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Sainsbury Laboratory

I studied Biology at the University of Rome, La Sapienza (Italy). During my undergraduate studies (BSc. and MSc), I worked on the seed germination regulation in Arabidopsis thaliana. My interest in plant physiology continued during my PhD (University of Freiburg, Germany), where I studied the regulation of Arabidopsis seedling development under different light conditions. After my PhD, I have decided to expand my knowledge and learn a new scientific topic. I joined Dr Roberto De Michele (Institute of Biosciences and Bioresources, National Research Council of Italy (IBBR, CNR in Palermo, Italy) in engineering a fluorescent biosensor for detecting nitric oxide using E. coli and S. cerevisiae as a model system. This experience developed my interest in genetically encoded biosensors and their use in developmental research. Combining my expertise and interest, I joined Dr Alexander Jones at SLCU in Cambridge to work on GA patterning in Arabidopsis. 


Research Interests

Biosensor imaging of root tip measuring GA gradient, showing a substantial GA increase in the elongation interested in understanding how and why Gibberellin (GA) accumulation is modulated in space and time during development. To address these questions, I am using nlsGPS1 (nuclear-Gibberellins Perception Sensor 1), the first FRET biosensor for GA, which allows high-resolution GA measurements in vivo in combination with biochemical and genetic approaches to understand the downstream responses to specific accumulations of GA. I mainly focus my interest on Arabidopsis root, and my current project is about the differential cellular GA distribution and the correlation of cellular GA levels and root growth.

Image on right: Biosensor imaging of root tip measuring GA gradient, showing a substantial GA increase in the elongation zone.



Rizza A, Tang B, Stanley EC, Grossmann G, Owen MR, B and LR Jones AM (2021) Differential biosynthesis and cellular permeability explain longitudinal gibberellin gradients in growing roots. PNAS, 2021 Feb 23;118(8):e1921960118. doi: 10.1073/pnas.1921960118.

Rowe, J. H, Rizza, A., Jones A. M. (2021) Quantifying phytohormones in vivo with FRET biosensors and the FRETENATOR analysis toolset. Methods in Molecular Biology (in press).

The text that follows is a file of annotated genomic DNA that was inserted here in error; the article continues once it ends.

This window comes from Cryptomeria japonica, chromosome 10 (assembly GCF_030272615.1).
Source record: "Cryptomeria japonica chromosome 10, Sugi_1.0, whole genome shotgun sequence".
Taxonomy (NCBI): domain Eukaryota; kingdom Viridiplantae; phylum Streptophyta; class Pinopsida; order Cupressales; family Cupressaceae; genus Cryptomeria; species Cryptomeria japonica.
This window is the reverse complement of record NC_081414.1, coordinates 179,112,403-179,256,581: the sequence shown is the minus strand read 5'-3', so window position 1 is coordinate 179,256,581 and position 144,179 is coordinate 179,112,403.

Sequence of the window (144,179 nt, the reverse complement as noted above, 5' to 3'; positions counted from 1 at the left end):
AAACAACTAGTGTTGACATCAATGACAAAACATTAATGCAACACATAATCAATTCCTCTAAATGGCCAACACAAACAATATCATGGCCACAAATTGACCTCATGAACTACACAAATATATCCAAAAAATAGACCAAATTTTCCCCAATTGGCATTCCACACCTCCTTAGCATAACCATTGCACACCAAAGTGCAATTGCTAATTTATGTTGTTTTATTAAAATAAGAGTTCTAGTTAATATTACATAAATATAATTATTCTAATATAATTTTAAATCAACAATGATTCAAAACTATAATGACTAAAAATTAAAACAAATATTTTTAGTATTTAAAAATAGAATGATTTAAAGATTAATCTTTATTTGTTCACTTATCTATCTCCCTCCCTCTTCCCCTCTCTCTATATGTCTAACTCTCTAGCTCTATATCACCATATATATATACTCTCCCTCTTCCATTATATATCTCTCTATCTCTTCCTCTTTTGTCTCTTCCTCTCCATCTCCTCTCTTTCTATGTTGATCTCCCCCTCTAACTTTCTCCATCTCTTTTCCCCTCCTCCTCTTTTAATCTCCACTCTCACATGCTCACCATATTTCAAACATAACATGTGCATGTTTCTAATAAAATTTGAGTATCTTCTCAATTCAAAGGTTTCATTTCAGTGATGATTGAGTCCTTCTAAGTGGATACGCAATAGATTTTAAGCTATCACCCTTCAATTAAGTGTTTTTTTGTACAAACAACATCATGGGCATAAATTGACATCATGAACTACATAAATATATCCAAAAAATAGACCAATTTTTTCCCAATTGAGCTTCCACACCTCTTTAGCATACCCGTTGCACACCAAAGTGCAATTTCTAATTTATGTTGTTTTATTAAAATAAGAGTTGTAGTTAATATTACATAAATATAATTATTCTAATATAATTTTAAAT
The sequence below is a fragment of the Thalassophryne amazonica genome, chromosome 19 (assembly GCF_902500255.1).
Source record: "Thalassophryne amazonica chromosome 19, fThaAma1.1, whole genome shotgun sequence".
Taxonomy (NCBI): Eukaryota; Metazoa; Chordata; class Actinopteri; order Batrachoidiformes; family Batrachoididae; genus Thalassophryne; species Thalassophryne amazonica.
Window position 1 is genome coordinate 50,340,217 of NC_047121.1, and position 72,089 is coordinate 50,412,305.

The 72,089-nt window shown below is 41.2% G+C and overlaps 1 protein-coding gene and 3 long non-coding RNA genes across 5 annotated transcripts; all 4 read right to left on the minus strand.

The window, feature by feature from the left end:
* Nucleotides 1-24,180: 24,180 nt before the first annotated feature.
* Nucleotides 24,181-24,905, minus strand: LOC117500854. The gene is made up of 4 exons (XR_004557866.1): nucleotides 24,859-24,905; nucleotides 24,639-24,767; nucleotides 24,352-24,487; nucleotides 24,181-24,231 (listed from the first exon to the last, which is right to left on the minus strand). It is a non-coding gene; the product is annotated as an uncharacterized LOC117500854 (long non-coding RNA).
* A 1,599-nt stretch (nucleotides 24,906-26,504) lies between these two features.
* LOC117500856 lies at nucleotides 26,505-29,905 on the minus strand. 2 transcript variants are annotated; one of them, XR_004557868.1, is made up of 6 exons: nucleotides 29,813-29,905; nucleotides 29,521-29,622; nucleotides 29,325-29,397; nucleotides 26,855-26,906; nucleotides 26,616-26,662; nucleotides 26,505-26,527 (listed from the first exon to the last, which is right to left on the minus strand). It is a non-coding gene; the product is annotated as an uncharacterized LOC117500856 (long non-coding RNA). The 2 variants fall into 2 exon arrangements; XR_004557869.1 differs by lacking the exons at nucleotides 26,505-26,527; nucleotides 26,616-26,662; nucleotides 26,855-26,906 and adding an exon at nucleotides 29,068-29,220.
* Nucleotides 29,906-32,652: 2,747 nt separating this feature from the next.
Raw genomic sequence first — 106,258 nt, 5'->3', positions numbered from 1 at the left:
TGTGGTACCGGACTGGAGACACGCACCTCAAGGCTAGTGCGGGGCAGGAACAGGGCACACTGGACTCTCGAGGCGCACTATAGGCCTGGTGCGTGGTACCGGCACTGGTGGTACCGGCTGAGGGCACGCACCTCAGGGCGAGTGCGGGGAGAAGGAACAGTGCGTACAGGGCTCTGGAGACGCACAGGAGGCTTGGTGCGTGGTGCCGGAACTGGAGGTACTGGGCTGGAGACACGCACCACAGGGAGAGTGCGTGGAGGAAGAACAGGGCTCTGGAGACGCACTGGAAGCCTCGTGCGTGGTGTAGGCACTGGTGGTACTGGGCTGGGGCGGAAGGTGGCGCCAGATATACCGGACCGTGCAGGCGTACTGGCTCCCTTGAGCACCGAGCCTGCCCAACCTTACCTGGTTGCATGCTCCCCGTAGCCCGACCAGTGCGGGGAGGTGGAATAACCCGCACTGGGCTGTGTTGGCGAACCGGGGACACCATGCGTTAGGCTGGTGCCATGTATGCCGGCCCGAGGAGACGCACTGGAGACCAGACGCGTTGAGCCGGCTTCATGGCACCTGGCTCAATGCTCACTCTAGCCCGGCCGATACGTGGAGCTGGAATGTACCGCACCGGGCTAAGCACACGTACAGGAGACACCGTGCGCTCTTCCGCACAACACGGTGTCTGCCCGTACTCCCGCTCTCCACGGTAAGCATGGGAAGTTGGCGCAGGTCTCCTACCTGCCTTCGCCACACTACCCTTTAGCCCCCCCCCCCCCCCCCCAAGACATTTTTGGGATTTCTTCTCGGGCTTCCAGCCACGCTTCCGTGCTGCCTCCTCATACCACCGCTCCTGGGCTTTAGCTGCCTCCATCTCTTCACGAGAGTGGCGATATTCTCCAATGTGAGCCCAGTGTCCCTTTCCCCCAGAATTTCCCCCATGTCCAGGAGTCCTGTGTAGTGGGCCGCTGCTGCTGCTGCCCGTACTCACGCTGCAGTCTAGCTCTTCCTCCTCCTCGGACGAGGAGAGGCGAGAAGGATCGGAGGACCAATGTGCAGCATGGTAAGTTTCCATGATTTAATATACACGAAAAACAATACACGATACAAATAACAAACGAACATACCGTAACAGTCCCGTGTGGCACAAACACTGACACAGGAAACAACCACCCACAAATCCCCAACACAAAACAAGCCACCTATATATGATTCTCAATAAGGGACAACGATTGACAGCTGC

Lopez-Hernandez F, Tryfona T, Rizza A, Yu X, Harris M0, Webb A, Kotake T, and Dupree P (2020) Calcium binding by arabinogalactan polysaccharides is important for normal plant development. The Plant Cell 2020;32(10):3346-3369. doi: 10.1105/tpc.20.00027.  

Rizza A and Jones AM (2019) The makings of a gradient: spatiotemporal distribution of gibberellins in plant development. Current Opinion in Plant Biology, Volume 47, February 2019, Pages 9-15 2. doi: 10.1016/j.pbi.2018.08.001

Rizza A, Walia A, Tang B, Jones AM (2019) Visualizing Cellular Gibberellin Levels Using the nlsGPS1 Förster Resonance Energy Transfer (FRET) Biosensor. J Vis Exp. 2019 Jan 12;(143). doi: 10.3791/58739.

Biosensor imaging of dark grown hypocotyl showing a GA gradient with high GA in elongated cells.Rizza A, Walia A, Lanquar V, Frommer WB, Jones AM (2017). In vivo gibberellin gradients visualized in rapidly elongating tissues. Nature Plants 3, 803–813 (2017). doi: 10.1038/s41477-017-0021-9 

Rizza ABoccaccini A, Lopez-Vidriero I, Costantino, P and Vittorioso P (2011) Inactivation of the ELIP1 and ELIP2 genes affects Arabidopsis seed germinationNew Phytologist, 190 896–905 doi: doi: 10.1111/j.1469-8137.2010.03637.x

Gabriele S*, Rizza A*, Martone J, Circelli P, Costantino P, and Vittorioso P. (2010) The Dof protein DAG1 mediates PIL5 activity on seed germination by negatively regulating GA biosynthetic gene AtGA3ox1. Plant Journal, 61(2):312-23. doi: 10.1111/j.1365-313X.2009.04055.x (*equal contribution) 

Image on right: Biosensor imaging of dark grown hypocotyl showing a GA gradient with high GA in elongated cells.


Science Communications and Outreach 

Cambridge Global Food SecurityThe GFS Early Career Researcher Event. Interview in the session “After my PhD: what next? (30 Nov 2020)

Cambridge Global Food SecurityInterview series (25 June 2020)

Inside Cambridge: University of Cambridge video series providing insights to life at the University. Associated news story.


Visualizing Cellular Gibberellin Levels Using the nlsGPS1 Förster Resonance Energy Transfer (FRET) Biosensor (JoVE)

Gibberellin Perception Sensor 1 (GPS1) is the first Förster resonance energy transfer-based biosensor for measuring the cellular levels of gibberellin phytohormones with a high spatiotemporal resolution. This protocol reports on the method to visualize and quantify cellular gibberellin levels using the genetically encoded nlsGPS1 biosensor in Arabidopsis hypocotyls and root tips.

Research Associate
Dr Annalisa  Rizza

Contact Details

Sainsbury Laboratory
University of Cambridge
47 Bateman Street